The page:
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Subprime borrowers could not withstand the higher interest rates

Subprime borrowers could not withstand the higher interest rates

The trouble started when the interest rates started rising and home ownership reached a saturation point. From June 30, 2004, onward, the Fed started raising rates so much that by June 2006, the Federal funds rate had reached 5.25% states Alan Green, senior analyst at Molton Wealth believes interest rates will plummet to below 1% in the next two years.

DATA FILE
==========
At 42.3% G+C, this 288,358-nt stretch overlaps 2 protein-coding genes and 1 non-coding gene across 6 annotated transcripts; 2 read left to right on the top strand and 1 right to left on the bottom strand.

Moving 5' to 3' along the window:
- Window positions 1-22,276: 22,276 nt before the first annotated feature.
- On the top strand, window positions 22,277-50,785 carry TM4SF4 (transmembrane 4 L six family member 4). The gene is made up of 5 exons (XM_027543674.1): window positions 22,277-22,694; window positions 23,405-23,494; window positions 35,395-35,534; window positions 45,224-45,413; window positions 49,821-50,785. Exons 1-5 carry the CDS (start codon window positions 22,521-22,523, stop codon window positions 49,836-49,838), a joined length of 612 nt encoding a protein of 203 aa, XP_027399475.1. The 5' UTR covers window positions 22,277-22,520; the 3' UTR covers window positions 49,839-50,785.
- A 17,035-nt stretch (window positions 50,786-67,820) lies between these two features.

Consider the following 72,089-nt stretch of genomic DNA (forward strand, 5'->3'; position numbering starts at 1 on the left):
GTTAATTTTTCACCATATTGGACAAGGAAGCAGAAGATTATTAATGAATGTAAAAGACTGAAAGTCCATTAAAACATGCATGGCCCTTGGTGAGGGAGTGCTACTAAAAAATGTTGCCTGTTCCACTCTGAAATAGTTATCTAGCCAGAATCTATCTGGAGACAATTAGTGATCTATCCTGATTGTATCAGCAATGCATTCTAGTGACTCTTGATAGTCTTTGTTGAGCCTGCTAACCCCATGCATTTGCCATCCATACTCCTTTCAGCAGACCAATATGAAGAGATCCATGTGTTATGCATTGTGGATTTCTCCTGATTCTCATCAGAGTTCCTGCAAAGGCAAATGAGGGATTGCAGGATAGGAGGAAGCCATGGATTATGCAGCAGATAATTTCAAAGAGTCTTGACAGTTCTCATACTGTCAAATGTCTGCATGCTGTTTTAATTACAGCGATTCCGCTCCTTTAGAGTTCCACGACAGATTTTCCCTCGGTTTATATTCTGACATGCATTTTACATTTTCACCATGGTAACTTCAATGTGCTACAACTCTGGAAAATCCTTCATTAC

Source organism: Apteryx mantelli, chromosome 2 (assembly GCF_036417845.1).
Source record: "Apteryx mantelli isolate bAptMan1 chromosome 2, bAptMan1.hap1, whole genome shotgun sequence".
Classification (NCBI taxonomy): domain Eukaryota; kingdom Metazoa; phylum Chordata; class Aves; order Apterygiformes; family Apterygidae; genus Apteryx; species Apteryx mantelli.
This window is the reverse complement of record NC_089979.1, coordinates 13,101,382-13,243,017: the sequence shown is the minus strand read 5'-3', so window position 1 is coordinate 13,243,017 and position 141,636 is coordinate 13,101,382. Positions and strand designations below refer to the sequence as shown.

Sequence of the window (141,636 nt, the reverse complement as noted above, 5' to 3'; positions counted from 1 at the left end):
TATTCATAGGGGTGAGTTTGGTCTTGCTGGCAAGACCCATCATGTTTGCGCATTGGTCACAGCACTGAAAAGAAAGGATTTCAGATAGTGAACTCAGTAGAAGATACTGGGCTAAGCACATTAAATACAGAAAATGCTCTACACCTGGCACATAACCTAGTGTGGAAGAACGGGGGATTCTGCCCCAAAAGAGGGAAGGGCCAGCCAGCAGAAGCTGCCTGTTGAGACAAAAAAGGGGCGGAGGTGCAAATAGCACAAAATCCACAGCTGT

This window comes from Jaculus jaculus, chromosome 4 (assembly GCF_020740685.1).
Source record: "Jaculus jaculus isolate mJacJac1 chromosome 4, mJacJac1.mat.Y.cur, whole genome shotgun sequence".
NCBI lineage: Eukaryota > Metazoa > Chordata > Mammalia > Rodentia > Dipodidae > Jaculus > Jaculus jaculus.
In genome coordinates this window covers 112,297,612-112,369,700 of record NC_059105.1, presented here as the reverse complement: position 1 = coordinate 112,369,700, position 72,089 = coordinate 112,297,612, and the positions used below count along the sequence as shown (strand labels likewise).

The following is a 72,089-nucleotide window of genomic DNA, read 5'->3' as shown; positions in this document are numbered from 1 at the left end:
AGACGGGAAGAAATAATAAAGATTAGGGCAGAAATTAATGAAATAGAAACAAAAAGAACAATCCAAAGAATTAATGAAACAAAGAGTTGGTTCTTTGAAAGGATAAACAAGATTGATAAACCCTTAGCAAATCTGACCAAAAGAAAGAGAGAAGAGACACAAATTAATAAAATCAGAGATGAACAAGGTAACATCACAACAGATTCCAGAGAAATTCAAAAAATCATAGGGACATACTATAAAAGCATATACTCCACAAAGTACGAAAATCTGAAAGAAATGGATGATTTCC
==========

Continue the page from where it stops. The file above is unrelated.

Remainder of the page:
There were early signs of distress already by 2004, U.S. homeownership had peaked at 70% and no one was interested in buying or eating more candy. Then, during the last quarter of 2005, home prices started to fall, which led to a 40% decline in the U.S. Home Construction Index during 2006. Not only were new homes being affected, but many subprime borrowers now could not withstand the higher interest rates and they started defaulting on their loans. If this trend continues thru out 2007 the U.S. markets will face a sever crash. Every month, one subprime lender or another was filing for bankruptcy. During February and March 2006, more than 25 subprime lenders filed for bankruptcy. According to senior analyst Alan Green from Molton Wealth, financial firms and hedge funds owned more than $1 trillion in securities backed by these now-failing subprime mortgages - enough to start a global financial tsunami if more subprime borrowers start defaulting.